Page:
After The Fallout
It’s almost unthinkable - being asked to watch one, two, three, four, maybe five nuclear explosions. Gordon Murray hears of the nuclear veterans legacy today.
See it once, that giant mushroom cloud - you can't take your eyes off it.
See it twice - the sensation is the same - a shock wave blasting the camera; those men standing staring, with strange sun glasses covering their face.
Between 1952 and 1991 over 22,000 service men took part in nuclear testing - most conscripted - at sites in Australia, and close by, including Christmas Island where the veterans in this programme were stationed. Most servicemen had no idea what they were doing until they arrived - and then they found out with a mixture of shock and awe. One soldier wrote home that - "the next bomb blast may well destroy the whole island - but at least it will be quick!" Everyone was terrified.
So what was the human fall out of the fall out - not only on the people who took part, but their children too?
We are all equally transfixed, awed, and horrified, by archive footage from the early years of nuclear testing. But who were those men, sitting in bunkers, standing in rows, laughing in shock? What about them, and what about their children?
Gordon Murray, academic and playwright at the University of Winchester, has been gathering stories from the children of the soldiers ordered to stay on Christmas Island during the tests - back in the 50's and 60's. Many of them have health issues, or a sense of what he calls, the Nuclear Uncanny, which they believe comes from the tests their fathers were exposed to.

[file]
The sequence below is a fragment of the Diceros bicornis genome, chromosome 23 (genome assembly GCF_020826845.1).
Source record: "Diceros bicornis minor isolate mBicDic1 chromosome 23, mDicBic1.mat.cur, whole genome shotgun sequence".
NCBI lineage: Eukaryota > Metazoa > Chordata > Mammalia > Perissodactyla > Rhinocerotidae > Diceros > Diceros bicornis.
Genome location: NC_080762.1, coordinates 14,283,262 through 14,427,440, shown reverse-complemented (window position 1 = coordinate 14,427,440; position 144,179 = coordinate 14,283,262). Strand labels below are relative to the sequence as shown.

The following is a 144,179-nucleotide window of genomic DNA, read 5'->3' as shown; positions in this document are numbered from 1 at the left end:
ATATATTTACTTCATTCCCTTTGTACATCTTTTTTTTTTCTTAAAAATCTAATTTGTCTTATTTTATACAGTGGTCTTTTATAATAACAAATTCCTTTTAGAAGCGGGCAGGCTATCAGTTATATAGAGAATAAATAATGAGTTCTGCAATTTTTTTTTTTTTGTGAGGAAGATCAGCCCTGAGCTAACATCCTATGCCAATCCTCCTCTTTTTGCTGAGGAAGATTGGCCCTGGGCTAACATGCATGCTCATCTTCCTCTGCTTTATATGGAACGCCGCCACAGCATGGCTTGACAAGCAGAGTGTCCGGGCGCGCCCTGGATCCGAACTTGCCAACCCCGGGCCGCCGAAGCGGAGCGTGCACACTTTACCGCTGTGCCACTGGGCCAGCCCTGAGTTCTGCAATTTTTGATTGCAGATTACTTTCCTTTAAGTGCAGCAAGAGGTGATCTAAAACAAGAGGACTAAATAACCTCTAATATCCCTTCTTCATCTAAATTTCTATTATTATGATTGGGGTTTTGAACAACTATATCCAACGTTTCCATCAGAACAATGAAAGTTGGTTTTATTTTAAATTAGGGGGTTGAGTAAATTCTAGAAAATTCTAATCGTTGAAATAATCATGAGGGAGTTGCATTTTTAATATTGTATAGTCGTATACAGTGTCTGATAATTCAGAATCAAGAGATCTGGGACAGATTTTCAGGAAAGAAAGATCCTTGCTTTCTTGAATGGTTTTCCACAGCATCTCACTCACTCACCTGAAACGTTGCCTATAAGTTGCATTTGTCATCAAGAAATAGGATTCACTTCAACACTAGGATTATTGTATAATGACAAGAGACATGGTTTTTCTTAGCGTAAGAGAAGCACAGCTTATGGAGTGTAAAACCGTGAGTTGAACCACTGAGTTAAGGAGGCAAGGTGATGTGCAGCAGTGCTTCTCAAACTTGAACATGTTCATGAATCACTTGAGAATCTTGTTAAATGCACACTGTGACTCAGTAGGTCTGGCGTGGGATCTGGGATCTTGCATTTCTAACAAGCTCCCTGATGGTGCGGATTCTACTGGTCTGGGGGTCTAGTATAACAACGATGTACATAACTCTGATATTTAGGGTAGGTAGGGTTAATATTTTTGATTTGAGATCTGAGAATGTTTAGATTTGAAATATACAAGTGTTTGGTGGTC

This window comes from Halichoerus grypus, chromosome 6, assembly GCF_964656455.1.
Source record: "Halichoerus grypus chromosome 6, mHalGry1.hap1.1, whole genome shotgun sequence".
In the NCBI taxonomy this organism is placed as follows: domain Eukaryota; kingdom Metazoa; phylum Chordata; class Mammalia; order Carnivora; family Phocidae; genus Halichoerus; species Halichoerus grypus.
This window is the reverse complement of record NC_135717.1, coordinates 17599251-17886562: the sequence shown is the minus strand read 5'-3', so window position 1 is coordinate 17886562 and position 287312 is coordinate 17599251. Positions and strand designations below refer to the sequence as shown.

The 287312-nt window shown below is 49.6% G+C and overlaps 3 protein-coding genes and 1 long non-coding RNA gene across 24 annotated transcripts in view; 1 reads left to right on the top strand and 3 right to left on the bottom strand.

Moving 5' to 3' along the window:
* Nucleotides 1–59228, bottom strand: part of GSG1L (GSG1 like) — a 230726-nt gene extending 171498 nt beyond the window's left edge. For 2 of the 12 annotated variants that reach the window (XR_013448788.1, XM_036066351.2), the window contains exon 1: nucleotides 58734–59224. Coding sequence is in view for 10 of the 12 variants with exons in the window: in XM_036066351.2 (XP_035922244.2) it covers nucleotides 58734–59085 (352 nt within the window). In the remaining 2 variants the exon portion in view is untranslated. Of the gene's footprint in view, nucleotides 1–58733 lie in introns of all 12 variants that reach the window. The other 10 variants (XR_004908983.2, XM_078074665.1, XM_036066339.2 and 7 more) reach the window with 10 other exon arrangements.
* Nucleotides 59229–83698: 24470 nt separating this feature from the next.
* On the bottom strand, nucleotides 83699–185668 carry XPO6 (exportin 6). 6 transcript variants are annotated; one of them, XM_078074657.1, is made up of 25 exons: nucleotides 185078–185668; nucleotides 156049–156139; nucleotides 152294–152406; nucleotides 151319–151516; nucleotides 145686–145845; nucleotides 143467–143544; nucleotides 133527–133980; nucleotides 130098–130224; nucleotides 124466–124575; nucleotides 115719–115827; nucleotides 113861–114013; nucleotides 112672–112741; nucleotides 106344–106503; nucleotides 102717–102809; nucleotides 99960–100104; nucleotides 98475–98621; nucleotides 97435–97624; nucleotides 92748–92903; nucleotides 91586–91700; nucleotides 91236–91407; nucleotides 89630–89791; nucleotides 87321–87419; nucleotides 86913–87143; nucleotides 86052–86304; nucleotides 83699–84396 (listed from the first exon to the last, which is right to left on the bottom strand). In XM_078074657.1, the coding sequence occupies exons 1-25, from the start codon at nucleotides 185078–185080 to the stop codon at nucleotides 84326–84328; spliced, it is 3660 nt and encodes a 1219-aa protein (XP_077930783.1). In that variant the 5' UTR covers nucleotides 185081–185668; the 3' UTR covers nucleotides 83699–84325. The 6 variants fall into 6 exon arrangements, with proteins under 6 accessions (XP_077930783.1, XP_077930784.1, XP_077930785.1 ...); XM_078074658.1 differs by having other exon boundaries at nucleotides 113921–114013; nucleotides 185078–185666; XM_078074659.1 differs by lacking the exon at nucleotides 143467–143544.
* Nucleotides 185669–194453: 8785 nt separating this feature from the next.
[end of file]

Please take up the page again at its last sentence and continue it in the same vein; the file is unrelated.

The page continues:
What is the effect of knowing that your father was exposed to perhaps 5 or 6 nuclear tests? Is it surprising that campaigning for compensation, and attempts to get scientific confirmation of ill health resulting from the tests, continues.
Using recordings, dramatic recreations and imaginative sound pieces, re-enacting those moments that would change lives for ever - Gordon Murray resists a human experiment that few would now subject themselves to willingly.
Credits for Dramas Included in the programme all written by Gordon Murray
Narrator - Kristin Millward
Clifford - Ryan Hayes
Brian - Rupert Lazarus
Paul Carter - Sound design
Chris Drohan - Composer
Featuring interviews with Steve Clifford and Ian Farlie.
Narrator - Suzanna Hamilton
Priest - Alan David
Francis Dercum - Matt Gavan
Chris Drohan - Sound Design and Composer
Singer - Amanda Smallbone
Canticle arrangement Stephen Solloway
Featuring interviews with Shelly Grigg and Brother Hugh SSF.
Narrator- Suzanna Hamilton
Hamm - Ronan Paterson
Stage Manager - Fiona Peek
Sound design and composition Stephen Solloway
Interview Editor James Keane